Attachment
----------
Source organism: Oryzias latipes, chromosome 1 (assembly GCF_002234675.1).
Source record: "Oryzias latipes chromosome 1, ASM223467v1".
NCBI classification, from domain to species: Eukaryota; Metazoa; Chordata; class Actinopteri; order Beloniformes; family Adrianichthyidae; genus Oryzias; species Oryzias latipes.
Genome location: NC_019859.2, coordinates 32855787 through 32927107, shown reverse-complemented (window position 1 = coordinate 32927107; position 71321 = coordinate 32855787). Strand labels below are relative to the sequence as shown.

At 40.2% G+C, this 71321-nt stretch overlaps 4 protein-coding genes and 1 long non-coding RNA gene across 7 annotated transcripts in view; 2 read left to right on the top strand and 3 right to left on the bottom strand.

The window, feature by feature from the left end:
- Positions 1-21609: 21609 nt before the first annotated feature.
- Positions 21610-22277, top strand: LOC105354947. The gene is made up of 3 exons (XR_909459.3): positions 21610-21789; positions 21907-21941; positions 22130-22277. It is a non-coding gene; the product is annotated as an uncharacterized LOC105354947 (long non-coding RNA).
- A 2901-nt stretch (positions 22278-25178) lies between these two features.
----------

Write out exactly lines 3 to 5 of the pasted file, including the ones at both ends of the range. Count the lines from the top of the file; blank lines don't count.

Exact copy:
NCBI classification, from domain to species: Eukaryota; Metazoa; Chordata; class Actinopteri; order Beloniformes; family Adrianichthyidae; genus Oryzias; species Oryzias latipes.
Genome location: NC_019859.2, coordinates 32855787 through 32927107, shown reverse-complemented (window position 1 = coordinate 32927107; position 71321 = coordinate 32855787). Strand labels below are relative to the sequence as shown.

At 40.2% G+C, this 71321-nt stretch overlaps 4 protein-coding genes and 1 long non-coding RNA gene across 7 annotated transcripts in view; 2 read left to right on the top strand and 3 right to left on the bottom strand.